Pope Francis is visiting the US this week. His stances on climate change, homosexuality, divorce, and capitalism, among other issues, have been inspiring Catholics and non-Catholics alike. We might say he’s building bridges, a fitting description for a pontiff.

Like a bridge over troubled etymology?
Like a bridge over troubled etymology? “Bridge.” Ink on paper. Doodle by @andrescalo.


Pontiff crosses into English from the French pontif in the late 1500s. The word originally named a “bishop” or any “high priest” but eventually settled on one in particular: the bishop of Rome, or the Pope. French fashioned pontif from Latin’s pontifex, a title which is certainly not ancient history. You can find the Pope on Twitter. He’s @pontifex; at @pontifex_lnhe even tweets in Latin.

Pontifex connects two Latin words: pons, “bridge,” and –fex, a “maker,” from the verb facere. Pontifices were powerful priests in Ancient Rome who helped administer religious law, with the pontifex maximus heading their council, or collegium. Over time, emperors, including Julius Caesar, came to function as the pontifex maximus. Early Roman Catholic bishops borrowed the title in the 4th century, with the bishop of bishops, the Pope, eventually donning the supreme title along with his mitre.

Why bridge building? Ernest Weekley comments that “bridge-building has always been regarded as a pious work of divine inspiration.” Indeed, the Tiber-spanning Pons Sublicius, the oldest known bridge in the city,  was sacred. In his History of Rome, Theodor Mommsen observes that the pontifices:

Derived their name from their function, as sacred as it was politically important, of conducting the building and demolition of the bridge over the Tiber. They were the Roman engineers, who understood the mysteries of measures and numbers

Eric Partridge adds that ancient Rome was known as the “city of bridges.” Metaphorically, the name works, with priests “bridging” gods and men, which the Online Etymology Dictionary points out, but this may be due to folk etymology, as we’ll see.

Pons also had an earlier meaning in Latin: a “path,” “road,” “way,” or “passage.” Ernest Klein  comments that the original meaning of pontifex was “waymaker” or “pathfinder.” Is this “way” also figurative? Well, Walter Skeat remarks that the early pontifex was “one who leads to the temple” or “leads the way in a procession. Jordan Shipley adds clergy in the Middle Ages helped pilgrims find the roads – and some argue oversaw their very construction – to sacred shrines. All roads lead to Rome, after all.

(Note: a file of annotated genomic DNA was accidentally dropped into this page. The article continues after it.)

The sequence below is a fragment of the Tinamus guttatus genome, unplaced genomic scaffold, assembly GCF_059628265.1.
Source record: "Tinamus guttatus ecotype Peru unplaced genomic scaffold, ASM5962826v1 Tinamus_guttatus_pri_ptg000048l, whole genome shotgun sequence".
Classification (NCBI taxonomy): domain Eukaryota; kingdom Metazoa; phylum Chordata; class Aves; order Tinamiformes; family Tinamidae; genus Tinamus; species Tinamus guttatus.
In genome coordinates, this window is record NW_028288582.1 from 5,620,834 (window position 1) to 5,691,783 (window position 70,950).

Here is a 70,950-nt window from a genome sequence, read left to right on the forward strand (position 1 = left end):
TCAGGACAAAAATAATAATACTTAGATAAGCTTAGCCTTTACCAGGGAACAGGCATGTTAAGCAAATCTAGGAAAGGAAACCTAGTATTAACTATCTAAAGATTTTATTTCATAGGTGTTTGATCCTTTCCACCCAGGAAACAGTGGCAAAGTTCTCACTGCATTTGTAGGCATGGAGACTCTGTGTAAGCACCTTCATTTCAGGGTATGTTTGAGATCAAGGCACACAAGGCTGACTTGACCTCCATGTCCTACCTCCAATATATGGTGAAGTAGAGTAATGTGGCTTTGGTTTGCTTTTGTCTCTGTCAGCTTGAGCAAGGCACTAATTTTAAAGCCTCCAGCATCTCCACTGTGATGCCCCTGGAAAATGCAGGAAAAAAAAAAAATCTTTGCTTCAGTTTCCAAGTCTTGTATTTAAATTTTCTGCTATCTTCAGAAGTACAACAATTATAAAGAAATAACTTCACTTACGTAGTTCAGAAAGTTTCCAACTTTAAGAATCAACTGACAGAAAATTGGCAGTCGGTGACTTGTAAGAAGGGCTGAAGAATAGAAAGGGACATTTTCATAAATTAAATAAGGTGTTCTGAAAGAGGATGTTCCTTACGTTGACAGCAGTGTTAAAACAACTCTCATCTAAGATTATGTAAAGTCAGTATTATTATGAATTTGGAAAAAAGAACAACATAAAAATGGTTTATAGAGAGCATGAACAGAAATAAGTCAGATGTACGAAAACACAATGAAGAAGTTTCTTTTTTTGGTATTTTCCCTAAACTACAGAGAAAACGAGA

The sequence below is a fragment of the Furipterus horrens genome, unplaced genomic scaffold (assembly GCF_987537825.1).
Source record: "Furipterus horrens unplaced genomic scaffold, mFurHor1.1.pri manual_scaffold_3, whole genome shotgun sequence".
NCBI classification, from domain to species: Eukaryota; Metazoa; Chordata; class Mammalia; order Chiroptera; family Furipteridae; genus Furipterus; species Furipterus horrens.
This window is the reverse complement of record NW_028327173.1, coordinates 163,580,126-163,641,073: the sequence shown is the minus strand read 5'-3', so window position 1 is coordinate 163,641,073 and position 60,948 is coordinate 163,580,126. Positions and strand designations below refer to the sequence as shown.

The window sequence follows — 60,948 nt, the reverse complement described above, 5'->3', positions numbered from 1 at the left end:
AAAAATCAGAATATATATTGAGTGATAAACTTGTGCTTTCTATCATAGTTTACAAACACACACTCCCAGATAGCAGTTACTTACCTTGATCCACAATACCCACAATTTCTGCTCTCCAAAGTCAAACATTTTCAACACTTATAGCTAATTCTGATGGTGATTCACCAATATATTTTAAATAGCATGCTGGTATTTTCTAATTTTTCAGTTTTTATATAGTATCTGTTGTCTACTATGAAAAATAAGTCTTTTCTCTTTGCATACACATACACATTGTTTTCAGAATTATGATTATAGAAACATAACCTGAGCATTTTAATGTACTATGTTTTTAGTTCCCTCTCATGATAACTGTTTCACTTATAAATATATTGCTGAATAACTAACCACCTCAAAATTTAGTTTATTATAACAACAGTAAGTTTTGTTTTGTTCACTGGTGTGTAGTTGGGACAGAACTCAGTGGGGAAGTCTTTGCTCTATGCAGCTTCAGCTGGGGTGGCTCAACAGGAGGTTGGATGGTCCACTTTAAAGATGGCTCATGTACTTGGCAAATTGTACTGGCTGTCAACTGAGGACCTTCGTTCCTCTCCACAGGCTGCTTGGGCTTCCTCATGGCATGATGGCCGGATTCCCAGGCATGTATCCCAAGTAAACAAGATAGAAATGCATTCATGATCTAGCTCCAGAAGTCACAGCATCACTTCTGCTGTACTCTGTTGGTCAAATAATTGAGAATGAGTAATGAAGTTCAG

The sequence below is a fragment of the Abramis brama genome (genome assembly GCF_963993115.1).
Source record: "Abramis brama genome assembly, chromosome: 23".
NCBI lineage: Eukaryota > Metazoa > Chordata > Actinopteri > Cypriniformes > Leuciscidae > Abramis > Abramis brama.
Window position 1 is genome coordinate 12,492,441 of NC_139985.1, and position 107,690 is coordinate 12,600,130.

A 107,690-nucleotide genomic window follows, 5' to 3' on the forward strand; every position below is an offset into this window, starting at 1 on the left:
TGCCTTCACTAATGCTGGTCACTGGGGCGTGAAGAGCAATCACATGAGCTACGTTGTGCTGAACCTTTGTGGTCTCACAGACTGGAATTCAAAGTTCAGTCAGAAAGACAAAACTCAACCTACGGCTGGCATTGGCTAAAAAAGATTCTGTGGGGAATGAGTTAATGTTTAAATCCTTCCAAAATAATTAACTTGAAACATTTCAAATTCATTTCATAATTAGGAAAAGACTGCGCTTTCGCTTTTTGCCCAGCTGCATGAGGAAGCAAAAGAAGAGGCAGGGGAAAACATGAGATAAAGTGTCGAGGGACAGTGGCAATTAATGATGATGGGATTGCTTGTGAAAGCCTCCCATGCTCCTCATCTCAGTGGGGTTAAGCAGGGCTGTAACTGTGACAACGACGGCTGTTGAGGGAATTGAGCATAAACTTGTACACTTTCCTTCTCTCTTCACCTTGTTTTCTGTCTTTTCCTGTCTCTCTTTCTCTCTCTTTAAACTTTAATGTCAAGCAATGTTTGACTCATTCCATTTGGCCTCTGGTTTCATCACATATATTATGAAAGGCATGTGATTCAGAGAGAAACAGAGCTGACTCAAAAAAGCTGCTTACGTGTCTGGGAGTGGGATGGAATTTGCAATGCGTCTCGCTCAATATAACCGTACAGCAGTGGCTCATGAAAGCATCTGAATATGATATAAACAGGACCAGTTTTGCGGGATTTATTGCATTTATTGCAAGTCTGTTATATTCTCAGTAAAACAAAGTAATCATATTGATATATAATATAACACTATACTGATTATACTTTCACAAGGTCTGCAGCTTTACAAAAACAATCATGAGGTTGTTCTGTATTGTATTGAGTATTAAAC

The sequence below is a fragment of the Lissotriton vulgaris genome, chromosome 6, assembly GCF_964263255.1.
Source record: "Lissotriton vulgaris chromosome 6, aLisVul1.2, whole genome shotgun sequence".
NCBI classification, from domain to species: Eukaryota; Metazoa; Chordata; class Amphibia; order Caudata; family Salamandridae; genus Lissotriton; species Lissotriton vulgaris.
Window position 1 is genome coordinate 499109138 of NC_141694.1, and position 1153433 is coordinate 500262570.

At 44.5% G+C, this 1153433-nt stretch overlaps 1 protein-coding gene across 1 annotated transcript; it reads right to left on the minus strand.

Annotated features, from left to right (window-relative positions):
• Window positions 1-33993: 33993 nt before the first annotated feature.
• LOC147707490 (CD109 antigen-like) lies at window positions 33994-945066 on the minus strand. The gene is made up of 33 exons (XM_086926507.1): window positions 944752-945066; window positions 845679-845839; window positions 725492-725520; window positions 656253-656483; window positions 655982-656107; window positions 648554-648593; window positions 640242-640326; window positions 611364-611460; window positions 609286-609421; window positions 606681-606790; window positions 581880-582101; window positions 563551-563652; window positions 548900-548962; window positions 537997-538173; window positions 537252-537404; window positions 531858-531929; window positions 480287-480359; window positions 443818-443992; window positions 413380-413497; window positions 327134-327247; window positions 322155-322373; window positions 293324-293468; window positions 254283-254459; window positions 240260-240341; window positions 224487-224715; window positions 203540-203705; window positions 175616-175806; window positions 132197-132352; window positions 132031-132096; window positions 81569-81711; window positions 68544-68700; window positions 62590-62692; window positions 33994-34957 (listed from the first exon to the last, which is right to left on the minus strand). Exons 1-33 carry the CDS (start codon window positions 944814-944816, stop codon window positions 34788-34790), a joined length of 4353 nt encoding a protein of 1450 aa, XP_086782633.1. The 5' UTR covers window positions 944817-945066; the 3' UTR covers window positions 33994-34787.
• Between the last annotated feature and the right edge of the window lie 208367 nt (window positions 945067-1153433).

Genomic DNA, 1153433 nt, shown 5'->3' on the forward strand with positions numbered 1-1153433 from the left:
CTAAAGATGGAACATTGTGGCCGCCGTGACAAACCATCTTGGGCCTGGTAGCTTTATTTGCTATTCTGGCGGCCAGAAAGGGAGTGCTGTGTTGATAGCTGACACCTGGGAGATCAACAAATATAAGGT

The American Heritage Dictionary of Indo-European Roots grounds pons in the Proto-Indo-European *pent-, “to tread” or “go,” source of English’s path and find and even Russian’s sputnik.

Catholics may deem the Pope infallible, but none of these etymologies are. Pontifex, the “bridge builder,” may be the construction of folk etymology, which changes a word based on mistaken beliefs about its nature. Etymologists, including Weekley, suggest Oscan and Umbrian roots (puntis) meaning “propitiary offering.” Shipley connects this to the Greek pompe (πομπή), a “religious procession,” from a verb meaning “to send.” He goes on to say pontifex was originally pompifex. So, perhaps the more unfamiliar puntis or pompe was altered to resemble pontifex in sound and sense.

This Greek pompe produced the pomp in pomp and circumstance as well as pompous, which may characterize someone who is pontificating. This term began as “to perform the functions of a pontiff,” evolving to its current sense via the dogmatic decrees associated with powerful pontiffs. But for this pontifex, as we are seeing, pomp and pontification don’t build bridges. They burn them.

Bridge_Ink on Paper_scribblem ∫ r ∫


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